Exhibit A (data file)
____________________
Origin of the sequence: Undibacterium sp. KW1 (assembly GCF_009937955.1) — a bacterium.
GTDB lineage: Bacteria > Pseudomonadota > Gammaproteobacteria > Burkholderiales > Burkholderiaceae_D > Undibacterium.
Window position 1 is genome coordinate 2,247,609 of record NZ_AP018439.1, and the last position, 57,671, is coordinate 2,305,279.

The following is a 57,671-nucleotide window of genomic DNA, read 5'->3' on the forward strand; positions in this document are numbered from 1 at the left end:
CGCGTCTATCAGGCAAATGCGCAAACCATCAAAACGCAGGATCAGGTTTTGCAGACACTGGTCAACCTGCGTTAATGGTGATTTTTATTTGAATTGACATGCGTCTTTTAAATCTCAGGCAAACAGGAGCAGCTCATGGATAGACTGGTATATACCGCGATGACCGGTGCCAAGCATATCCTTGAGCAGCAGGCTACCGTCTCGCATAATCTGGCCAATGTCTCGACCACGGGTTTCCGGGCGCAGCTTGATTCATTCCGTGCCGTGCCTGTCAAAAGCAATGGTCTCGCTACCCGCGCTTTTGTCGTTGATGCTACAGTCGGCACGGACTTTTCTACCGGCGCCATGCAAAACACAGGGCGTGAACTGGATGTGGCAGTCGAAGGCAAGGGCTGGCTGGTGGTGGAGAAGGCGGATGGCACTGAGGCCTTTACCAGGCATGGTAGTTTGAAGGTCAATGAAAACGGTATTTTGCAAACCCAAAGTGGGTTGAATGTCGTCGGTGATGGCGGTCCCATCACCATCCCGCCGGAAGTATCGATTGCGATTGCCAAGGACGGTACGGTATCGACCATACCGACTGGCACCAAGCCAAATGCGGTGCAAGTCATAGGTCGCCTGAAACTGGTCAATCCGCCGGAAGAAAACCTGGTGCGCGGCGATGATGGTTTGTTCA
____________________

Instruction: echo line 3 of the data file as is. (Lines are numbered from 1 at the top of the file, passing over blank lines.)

Window position 1 is genome coordinate 2,247,609 of record NZ_AP018439.1, and the last position, 57,671, is coordinate 2,305,279.